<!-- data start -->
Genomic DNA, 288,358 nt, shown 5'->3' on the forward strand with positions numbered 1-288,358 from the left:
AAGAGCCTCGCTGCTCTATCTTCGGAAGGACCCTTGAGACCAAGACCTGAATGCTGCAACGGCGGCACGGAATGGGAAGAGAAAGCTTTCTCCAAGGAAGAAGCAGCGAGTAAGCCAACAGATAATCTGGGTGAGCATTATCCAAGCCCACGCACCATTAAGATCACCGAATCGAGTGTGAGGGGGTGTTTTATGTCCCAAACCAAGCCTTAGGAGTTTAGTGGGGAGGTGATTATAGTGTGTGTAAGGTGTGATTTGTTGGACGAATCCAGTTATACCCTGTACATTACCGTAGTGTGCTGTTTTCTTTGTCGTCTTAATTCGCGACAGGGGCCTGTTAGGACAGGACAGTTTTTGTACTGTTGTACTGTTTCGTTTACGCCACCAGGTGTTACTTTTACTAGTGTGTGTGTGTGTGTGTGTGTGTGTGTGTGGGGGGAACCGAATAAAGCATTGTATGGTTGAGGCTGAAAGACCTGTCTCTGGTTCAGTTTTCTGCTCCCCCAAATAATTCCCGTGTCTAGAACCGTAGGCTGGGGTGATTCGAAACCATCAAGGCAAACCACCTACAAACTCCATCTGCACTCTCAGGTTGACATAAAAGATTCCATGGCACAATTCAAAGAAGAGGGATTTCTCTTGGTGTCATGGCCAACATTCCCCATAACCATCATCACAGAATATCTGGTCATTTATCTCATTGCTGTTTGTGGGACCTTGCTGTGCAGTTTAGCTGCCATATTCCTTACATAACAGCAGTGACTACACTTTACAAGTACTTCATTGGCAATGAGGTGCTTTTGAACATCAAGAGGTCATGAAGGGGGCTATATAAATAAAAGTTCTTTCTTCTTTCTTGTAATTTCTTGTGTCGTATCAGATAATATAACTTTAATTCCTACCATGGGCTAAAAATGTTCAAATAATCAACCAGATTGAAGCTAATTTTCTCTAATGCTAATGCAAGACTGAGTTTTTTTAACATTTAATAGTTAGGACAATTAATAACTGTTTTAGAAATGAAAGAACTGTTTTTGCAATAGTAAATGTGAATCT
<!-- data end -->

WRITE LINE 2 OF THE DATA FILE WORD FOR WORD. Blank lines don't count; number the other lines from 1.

AAGAGCCTCGCTGCTCTATCTTCGGAAGGACCCTTGAGACCAAGACCTGAATGCTGCAACGGCGGCACGGAATGGGAAGAGAAAGCTTTCTCCAAGGAAGAAGCAGCGAGTAAGCCAACAGATAATCTGGGTGAGCATTATCCAAGCCCACGCACCATTAAGATCACCGAATCGAGTGTGAGGGGGTGTTTTATGTCCCAAACCAAGCCTTAGGAGTTTAGTGGGGAGGTGATTATAGTGTGTGTAAGGTGTGATTTGTTGGACGAATCCAGTTATACCCTGTACATTACCGTAGTGTGCTGTTTTCTTTGTCGTCTTAATTCGCGACAGGGGCCTGTTAGGACAGGACAGTTTTTGTACTGTTGTACTGTTTCGTTTACGCCACCAGGTGTTACTTTTACTAGTGTGTGTGTGTGTGTGTGTGTGTGTGTGTGGGGGGAACCGAATAAAGCATTGTATGGTTGAGGCTGAAAGACCTGTCTCTGGTTCAGTTTTCTGCTCCCCCAAATAATTCCCGTGTCTAGAACCGTAGGCTGGGGTGATTCGAAACCATCAAGGCAAACCACCTACAAACTCCATCTGCACTCTCAGGTTGACATAAAAGATTCCATGGCACAATTCAAAGAAGAGGGATTTCTCTTGGTGTCATGGCCAACATTCCCCATAACCATCATCACAGAATATCTGGTCATTTATCTCATTGCTGTTTGTGGGACCTTGCTGTGCAGTTTAGCTGCCATATTCCTTACATAACAGCAGTGACTACACTTTACAAGTACTTCATTGGCAATGAGGTGCTTTTGAACATCAAGAGGTCATGAAGGGGGCTATATAAATAAAAGTTCTTTCTTCTTTCTTGTAATTTCTTGTGTCGTATCAGATAATATAACTTTAATTCCTACCATGGGCTAAAAATGTTCAAATAATCAACCAGATTGAAGCTAATTTTCTCTAATGCTAATGCAAGACTGAGTTTTTTTAACATTTAATAGTTAGGACAATTAATAACTGTTTTAGAAATGAAAGAACTGTTTTTGCAATAGTAAATGTGAATCT